Lewis was a native New Yorker, born in 1944 to Harry and Ray Warsh, and raised in the Bronx. Although he lived the majority of his life in Brooklyn and Manhattan, he spent significant periods of time in California in the 1960s and Western Massachusetts in the 1970s. In each of these places he embodied the roles of poet, editor, and publisher—writing and thinking within a rich bi-coastal community he was quietly instrumental in creating.
Lewis began writing poetry at age 15 while at Bronx High School of Science, trading insights with fellow classmates Charles Stein, Jonathan Greene, and Samuel R. Delany in an informal trans-borough poetry cohort of teenagers called “the club.” As Lewis recalled, “[Delany] was a senior … when I was a junior and had already written seven novels. So it was very useful to be around someone who was so devoted to writing, and so tireless. He set the bar very high, encouraged me, recommended books.”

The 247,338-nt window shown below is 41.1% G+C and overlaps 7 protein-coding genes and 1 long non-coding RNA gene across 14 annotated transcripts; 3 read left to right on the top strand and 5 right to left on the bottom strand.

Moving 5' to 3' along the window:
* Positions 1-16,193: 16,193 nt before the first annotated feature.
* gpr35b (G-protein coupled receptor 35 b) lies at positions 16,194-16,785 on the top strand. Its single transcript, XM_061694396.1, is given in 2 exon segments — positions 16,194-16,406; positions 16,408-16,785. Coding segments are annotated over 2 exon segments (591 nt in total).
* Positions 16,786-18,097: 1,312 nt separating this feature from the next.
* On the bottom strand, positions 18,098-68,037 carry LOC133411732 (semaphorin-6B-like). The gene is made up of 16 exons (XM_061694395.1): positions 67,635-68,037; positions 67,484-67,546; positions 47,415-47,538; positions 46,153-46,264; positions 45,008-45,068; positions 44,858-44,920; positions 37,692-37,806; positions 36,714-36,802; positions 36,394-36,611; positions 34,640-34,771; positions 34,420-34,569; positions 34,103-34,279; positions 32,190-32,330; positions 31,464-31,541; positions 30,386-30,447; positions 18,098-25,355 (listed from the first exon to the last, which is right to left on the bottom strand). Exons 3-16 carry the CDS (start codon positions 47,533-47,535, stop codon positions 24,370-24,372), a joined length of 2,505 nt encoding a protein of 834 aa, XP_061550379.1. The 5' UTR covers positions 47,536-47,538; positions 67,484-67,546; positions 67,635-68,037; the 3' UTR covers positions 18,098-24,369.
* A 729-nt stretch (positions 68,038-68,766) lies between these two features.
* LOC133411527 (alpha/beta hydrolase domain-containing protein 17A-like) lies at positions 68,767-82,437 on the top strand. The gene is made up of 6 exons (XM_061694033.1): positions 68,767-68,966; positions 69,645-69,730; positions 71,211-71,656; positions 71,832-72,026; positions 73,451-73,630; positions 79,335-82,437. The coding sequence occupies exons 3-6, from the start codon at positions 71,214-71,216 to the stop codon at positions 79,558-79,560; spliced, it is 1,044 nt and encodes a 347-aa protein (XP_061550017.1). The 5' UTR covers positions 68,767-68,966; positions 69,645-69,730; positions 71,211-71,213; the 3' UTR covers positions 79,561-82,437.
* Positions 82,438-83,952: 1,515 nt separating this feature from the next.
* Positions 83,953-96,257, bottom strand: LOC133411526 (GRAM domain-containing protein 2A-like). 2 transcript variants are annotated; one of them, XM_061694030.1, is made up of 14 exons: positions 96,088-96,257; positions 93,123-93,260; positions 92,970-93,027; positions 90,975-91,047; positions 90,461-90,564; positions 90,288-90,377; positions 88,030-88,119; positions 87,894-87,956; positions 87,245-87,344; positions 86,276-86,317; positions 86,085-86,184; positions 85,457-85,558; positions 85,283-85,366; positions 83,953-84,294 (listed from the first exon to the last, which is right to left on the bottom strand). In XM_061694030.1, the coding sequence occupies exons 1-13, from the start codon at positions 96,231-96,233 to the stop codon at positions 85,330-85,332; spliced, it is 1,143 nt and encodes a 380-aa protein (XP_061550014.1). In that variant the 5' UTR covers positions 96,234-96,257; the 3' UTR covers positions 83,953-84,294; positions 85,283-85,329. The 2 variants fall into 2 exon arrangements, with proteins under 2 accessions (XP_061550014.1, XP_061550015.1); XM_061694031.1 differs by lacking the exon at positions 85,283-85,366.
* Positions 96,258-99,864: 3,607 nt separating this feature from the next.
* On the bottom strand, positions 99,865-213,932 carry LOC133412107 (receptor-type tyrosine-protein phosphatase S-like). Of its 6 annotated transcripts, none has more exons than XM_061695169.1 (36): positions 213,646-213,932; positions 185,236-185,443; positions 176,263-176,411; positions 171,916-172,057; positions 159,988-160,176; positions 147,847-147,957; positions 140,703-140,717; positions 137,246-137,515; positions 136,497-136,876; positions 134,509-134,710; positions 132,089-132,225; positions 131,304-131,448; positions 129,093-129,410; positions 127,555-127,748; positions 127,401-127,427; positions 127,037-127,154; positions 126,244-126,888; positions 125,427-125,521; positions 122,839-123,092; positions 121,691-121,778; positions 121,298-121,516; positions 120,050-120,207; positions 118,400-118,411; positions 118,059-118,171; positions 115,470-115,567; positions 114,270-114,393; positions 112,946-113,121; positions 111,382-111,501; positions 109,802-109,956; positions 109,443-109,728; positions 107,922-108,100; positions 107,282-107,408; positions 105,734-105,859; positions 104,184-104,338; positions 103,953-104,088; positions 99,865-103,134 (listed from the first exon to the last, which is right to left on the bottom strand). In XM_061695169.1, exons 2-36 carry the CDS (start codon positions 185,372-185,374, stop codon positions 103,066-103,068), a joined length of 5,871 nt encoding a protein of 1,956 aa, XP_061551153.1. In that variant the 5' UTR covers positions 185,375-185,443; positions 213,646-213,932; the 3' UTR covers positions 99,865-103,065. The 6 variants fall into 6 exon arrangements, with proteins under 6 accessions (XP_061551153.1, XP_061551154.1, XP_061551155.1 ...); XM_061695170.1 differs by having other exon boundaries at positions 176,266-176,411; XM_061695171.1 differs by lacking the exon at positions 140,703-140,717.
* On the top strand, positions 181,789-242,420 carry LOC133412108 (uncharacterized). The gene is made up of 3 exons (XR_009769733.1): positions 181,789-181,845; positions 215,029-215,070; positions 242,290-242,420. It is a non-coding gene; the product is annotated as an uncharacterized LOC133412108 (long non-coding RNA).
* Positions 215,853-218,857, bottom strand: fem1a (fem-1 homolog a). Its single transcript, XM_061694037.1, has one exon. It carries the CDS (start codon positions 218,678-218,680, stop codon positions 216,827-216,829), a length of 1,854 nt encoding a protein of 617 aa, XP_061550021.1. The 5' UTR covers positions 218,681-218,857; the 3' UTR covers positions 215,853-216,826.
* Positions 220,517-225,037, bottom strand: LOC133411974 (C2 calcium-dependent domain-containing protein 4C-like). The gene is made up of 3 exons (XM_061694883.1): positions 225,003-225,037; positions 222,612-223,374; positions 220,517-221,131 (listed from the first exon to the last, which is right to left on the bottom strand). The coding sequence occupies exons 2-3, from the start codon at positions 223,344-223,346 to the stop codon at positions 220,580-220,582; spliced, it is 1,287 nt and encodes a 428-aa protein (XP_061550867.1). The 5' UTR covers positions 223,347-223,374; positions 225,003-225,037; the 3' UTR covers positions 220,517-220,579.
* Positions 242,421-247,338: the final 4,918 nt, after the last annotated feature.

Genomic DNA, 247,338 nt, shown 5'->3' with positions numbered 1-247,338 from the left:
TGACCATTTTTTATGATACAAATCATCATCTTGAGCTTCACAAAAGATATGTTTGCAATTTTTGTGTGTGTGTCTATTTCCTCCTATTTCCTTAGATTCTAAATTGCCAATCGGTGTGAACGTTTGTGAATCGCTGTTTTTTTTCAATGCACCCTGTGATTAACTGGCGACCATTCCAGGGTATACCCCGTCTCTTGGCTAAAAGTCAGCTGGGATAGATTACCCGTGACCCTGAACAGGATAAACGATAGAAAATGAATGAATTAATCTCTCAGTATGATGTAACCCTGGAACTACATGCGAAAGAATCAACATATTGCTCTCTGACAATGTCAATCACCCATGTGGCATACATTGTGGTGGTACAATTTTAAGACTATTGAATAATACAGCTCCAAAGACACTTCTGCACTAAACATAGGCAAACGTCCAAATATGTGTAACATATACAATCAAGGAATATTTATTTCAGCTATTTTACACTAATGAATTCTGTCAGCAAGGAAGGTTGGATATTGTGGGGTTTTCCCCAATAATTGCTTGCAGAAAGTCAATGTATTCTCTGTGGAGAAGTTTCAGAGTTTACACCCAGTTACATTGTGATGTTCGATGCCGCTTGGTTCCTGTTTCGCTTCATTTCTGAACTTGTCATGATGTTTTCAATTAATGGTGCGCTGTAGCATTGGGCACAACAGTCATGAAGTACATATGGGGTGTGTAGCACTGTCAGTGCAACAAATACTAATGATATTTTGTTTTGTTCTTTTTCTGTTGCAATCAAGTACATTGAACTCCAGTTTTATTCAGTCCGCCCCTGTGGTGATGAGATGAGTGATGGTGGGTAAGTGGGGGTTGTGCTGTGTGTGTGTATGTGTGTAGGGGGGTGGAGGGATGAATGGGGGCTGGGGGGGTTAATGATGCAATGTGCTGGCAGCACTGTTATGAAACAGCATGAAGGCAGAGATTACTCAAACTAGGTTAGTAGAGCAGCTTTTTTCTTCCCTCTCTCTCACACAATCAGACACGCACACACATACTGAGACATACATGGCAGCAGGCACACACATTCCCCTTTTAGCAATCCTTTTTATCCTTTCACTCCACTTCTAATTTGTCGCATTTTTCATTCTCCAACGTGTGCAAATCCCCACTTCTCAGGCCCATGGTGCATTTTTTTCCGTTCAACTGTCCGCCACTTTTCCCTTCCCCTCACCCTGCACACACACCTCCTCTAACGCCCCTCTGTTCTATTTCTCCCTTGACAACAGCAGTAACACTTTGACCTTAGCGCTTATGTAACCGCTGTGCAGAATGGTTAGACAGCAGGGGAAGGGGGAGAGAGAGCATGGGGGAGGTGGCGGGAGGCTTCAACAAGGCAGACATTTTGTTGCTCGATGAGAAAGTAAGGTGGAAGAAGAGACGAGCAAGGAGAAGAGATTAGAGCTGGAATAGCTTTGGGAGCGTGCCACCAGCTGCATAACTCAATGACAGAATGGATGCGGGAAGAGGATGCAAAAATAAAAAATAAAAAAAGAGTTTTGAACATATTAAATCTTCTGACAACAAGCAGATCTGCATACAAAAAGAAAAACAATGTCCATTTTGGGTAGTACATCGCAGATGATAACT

Lewis’s initial investigation of poetry with these friends, and his careful, eager study as a teenager of works such as the groundbreaking 1960 anthology The New American Poetry, edited by Donald Allen, led to further commitment as a student of writing at City College (CCNY). Delany, also studying there, continued to be an important influence, and Lewis, in the first of many stints as editor, became poetry editor of Promethean, the college literary magazine. In the fall of 1963, still at CCNY and just as he was beginning to immerse himself in the work and lives of the New York School poets, he took a class with Kenneth Koch at The New School and wrote the poem “The Suicide Rates,” dedicated to Liam O’Gallagher. It became his first book, published by Toad Press in 1967.